The South African Nuclear Energy Corporation (Necsa) is expanding its technology portfolio of speciality gases. (Necsa subsidiary Pelchem has long been renowned for its production of fluorochemicals, including gases and acids.) Not only is the group adding production capabilities for a new product but, perhaps even more importantly, it has developed a new way to produce it, which also increases the purity of the product, while reducing costs.
“The new process was developed to produce phosphorous pentafluoride (PF5) gas. “This is produced [overseas] by using more expensive and more complicated methods,” reports Necsa research and development (R&D) senior scientist Mpho Lekgoathi. “It is the intention of the project team to change this undesirable status in future. “The project started in 2012, under the Fluorochemical Expansion Initiative of the Department of Science and Technology.” (It actually began as part of his PhD research, which is now complete.)
“We have a laboratory process for the production of the gas that is fully functional,” he explains. “We have completed the process flow sheet that will inform the final design of the plant that will use the new technology on a commercial scale.”
“PF5 is a precursor for lithium hexafluorophosphate (LiPF6) as well as being a catalyst for polymerisation reactions and a strong fluorinating agent employed in organic synthesis,” explains Necsa technology transfer intellectual property (IP) analyst Tandokazi Nquma. LiPF6 is an electrolyte component for lithium-ion (Li-ion) batteries. “We have filed for formal IP protection. The project team is embarking on a process to raise funds for further development of the technology.”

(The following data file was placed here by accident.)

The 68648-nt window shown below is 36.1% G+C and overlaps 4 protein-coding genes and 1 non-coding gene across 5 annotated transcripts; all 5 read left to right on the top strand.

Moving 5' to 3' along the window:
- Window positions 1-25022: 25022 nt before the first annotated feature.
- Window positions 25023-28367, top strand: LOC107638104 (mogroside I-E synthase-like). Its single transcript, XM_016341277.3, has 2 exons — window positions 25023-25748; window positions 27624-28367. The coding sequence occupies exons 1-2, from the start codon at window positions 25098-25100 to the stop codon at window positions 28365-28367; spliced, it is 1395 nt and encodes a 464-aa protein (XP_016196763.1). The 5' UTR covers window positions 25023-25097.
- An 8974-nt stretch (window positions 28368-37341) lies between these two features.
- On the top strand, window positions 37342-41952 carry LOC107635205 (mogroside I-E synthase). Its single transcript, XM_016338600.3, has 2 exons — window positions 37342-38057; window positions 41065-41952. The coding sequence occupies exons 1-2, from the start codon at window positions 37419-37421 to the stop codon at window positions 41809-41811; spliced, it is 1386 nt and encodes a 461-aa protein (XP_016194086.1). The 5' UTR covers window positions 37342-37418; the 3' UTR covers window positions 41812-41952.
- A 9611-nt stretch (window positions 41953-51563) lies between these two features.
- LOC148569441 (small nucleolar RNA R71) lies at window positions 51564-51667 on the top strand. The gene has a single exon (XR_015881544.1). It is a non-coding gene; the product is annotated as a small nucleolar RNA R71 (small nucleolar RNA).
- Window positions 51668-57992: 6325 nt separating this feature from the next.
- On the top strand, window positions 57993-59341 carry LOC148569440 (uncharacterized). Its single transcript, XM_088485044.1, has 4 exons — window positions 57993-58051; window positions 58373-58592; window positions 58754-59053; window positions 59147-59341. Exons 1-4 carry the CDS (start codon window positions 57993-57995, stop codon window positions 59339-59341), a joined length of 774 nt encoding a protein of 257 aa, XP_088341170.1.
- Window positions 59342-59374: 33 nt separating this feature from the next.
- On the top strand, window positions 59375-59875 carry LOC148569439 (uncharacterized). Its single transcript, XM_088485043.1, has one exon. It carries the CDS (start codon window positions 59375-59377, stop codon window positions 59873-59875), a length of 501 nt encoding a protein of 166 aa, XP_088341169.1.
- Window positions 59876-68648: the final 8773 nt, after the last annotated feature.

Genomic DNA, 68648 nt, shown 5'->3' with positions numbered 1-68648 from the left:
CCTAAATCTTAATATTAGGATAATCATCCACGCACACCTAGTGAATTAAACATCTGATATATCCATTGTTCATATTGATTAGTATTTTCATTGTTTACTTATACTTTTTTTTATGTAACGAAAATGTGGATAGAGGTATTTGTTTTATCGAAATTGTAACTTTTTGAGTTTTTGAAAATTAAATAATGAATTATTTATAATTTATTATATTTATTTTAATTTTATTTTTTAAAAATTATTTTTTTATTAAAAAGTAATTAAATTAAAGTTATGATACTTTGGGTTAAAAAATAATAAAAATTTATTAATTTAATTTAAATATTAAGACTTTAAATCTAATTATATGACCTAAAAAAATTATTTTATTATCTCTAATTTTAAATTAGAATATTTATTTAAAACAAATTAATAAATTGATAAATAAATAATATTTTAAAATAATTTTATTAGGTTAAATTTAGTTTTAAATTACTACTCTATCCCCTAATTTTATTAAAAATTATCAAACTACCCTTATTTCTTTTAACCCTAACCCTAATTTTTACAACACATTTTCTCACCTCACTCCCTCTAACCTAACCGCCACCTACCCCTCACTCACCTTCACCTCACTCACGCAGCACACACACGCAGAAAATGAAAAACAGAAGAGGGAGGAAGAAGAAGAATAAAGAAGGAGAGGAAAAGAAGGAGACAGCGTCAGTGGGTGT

Calcium fluoride obtained from fluorspar is used as a basis of Necsa’s new process. “South Africa has the largest fluorspar reserves in the world, but is only the number three producer and 95% of our production is exported for beneficiation elsewhere, with only 5% beneficiated in South Africa,” notes Lekgoathi. “This process could increase the proportion of the mineral beneficiated in South Africa.”
The main target market is the Li-ion battery industry. Li-ion batteries need the high purity electrolyte that the new Necsa process has the potential to provide at a relatively low cost. Such high-quality electrolyte prevents these batteries from overheating when being charged and also extends the life of a number of battery components.
The Li-ion battery industry reached $11-billion in sales in 2012, a figure that is forecast to grow to $35-billion by 2020. Although best known to the public for their use in cellphones and laptops, Li-ion batteries are increasingly being used in electric cars, commercial aircraft and for bulk energy storage systems (particularly as elements in renewable-energy systems).
The Applied Chemistry Department of Necsa R&D focuses on developing products based on the technology platform of fluorine and hydrogen fluoride. Using this platform, Necsa has in the past developed commercial products like xenon difluoride, nitrogen trifluoride, organic fluorochemicals and several others that are produced and sold in international markets through its subsidiary, Pelchem.